Lyme disease is caused by Borrelia burgdorferi bacteria and is spread by Ixodes species ticks. White-footed mice are the primary reservoir of infection. People, dogs and horses are susceptible to infection. Dogs typically exhibit a fever and painful joints when infected. To reduce the risk of contracting Lyme disease, avoid tick bites by wearing protective clothing and using repellents when exposure to ticks is likely. It is also important to check your dog for ticks frequently and use repellents known as acaricides on your pet to kill ticks. A vaccine for Lyme disease is available for dogs. If you think your dog may have Lyme disease or you are interested in vaccinating your dog for Lyme disease, consult your veterinarian.
Rabies virus can infect any species of mammal. It causes encephalitis and is almost always fatal once symptoms develop. It is spread when a person or animal is bitten by an infected animal or, less commonly, when saliva from an infected animal gets into an open wound or onto a mucous membrane. Dogs are the most common domestic animal to transmit rabies to people in the world. All bites should be reported to the local health department. Protect your pets by having them vaccinated for rabies. Even indoor dogs should be vaccinated because they can be exposed to a rabid bat. Rabid bats are often found inside homes.
Salmonellosis is a gastrointestinal illness of humans and animals caused by Salmonella bacteria. The most common source of infection for humans is through ingestion of food contaminated with Salmonella bacteria. There have also been outbreaks associated with pet food contaminated with Salmonella. Dogs can become infected when they eat contaminated food and will shed the bacteria in their feces. Hand washing and proper food handling techniques are important ways of preventing human infections.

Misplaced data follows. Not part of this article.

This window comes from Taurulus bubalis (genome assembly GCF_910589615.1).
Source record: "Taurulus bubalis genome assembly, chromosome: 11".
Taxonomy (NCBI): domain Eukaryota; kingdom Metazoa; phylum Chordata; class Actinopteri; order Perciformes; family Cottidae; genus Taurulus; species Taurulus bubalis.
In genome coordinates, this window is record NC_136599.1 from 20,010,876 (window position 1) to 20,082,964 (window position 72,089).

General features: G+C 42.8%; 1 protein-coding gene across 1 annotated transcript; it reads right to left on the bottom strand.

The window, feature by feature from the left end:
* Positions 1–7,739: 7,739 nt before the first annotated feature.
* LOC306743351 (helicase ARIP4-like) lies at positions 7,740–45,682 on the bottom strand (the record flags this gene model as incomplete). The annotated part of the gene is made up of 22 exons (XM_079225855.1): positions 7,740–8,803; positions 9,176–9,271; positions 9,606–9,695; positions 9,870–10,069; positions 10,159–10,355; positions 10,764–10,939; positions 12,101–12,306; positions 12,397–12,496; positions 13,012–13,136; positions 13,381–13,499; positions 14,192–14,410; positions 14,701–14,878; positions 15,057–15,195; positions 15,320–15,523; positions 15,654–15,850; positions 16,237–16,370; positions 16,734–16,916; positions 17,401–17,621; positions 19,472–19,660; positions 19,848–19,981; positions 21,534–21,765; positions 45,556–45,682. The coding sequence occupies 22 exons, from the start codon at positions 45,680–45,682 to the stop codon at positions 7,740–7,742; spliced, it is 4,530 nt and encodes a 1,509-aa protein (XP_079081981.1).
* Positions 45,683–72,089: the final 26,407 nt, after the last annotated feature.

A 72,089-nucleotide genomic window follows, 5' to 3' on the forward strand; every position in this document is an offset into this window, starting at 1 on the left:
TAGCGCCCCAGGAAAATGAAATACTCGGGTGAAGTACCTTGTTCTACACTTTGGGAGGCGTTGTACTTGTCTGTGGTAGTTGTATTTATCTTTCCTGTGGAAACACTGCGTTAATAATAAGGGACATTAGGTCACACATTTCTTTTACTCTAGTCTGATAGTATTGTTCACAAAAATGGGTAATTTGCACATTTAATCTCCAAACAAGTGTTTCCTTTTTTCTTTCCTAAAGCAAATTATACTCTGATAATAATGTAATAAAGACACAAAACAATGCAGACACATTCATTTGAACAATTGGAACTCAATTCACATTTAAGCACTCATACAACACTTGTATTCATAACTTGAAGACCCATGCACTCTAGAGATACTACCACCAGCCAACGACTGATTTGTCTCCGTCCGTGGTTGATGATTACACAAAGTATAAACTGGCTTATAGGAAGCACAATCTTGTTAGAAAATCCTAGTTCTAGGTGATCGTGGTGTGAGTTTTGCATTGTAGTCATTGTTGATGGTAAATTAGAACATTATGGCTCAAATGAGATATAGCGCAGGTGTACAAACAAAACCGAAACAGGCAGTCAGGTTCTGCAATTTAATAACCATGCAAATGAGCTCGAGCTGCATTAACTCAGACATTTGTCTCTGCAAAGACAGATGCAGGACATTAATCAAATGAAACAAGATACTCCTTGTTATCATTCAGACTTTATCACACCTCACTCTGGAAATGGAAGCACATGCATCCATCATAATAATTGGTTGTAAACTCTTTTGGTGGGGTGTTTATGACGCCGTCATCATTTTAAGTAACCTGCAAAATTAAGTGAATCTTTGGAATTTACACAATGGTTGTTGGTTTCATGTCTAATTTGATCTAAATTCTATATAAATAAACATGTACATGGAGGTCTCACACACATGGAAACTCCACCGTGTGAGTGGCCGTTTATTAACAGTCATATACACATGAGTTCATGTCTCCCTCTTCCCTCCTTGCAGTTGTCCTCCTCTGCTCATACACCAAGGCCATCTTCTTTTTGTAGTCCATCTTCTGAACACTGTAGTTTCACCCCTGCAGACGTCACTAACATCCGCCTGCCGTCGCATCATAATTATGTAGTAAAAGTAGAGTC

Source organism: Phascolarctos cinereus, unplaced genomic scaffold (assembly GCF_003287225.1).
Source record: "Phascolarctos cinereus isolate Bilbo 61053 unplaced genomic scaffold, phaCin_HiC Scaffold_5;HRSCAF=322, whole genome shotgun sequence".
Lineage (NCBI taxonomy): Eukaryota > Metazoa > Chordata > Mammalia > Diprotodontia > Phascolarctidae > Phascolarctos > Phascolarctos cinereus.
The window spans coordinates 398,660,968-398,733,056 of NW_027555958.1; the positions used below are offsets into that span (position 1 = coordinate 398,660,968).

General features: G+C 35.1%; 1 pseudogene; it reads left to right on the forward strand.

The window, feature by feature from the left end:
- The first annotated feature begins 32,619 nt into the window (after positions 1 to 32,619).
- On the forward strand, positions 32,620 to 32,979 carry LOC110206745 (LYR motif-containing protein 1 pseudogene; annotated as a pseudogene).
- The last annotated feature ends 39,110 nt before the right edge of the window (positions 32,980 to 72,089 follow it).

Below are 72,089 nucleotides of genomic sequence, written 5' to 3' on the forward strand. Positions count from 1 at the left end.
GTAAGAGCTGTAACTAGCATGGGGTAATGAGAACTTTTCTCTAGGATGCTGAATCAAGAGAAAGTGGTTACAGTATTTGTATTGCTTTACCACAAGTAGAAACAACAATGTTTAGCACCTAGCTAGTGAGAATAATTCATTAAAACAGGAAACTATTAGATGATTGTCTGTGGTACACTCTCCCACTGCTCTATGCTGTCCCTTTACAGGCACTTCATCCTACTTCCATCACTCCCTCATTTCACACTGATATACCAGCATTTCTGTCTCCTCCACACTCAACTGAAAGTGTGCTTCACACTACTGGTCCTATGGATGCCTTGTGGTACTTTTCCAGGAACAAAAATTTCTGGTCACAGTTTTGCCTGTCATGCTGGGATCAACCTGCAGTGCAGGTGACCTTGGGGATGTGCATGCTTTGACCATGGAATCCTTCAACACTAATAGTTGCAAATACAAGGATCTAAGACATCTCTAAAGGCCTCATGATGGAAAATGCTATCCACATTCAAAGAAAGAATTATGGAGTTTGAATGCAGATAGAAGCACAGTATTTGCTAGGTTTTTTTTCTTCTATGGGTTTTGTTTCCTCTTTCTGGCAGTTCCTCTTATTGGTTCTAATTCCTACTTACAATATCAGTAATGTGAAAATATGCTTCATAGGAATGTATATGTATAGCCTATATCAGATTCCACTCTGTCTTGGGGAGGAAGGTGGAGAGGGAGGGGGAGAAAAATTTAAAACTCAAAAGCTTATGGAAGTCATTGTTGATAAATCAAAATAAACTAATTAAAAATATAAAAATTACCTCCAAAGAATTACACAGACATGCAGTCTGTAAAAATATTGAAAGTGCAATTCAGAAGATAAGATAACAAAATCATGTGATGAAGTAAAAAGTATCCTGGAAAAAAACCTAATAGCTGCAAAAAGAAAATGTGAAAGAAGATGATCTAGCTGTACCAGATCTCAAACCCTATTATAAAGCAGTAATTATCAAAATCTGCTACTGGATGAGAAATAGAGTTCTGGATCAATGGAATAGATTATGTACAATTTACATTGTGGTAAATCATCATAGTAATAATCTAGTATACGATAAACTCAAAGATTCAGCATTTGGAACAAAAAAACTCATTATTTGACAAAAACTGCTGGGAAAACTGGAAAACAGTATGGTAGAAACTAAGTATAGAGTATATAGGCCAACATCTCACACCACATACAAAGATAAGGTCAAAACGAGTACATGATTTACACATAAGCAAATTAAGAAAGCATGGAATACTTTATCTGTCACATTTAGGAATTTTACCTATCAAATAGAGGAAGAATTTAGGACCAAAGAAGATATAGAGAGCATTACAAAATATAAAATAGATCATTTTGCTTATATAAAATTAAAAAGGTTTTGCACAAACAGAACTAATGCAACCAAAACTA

Spotted fever rickettsiosis
Spotted fever rickettsiosis is a group of several diseases caused by Rickettsia species. Rocky Mountain spotted fever (RMSF) is the primary member of this group that infects dogs. In Ohio, it is spread by Dermacentor species ticks. Infected dogs rarely develop signs of disease, although some dogs may develop fever, skin lesions and nose and eye discharge. To reduce the risk of contracting RMSF, avoid tick bites by wearing protective clothing and using repellents when exposure to ticks is likely. It is also important to check your dog for ticks frequently and use acaricides on your pet to kill ticks. If you believe your dog may have RMSF, consult your veterinarian.
Visceral larval migrans (toxocariasis)
Visceral larval migrans is caused by larvae of dog and cat roundworms migrating through a person’s internal organs. Roundworm eggs are shed in the animal’s feces and develop into infective larvae in 2 to 4 weeks in the environment. Deworming your pet, cleaning pet toilet areas weekly and avoiding areas likely to be contaminated by feces are the best ways to avoid this infection.
Last updated: 03/05/2015
Zoonotic Disease Program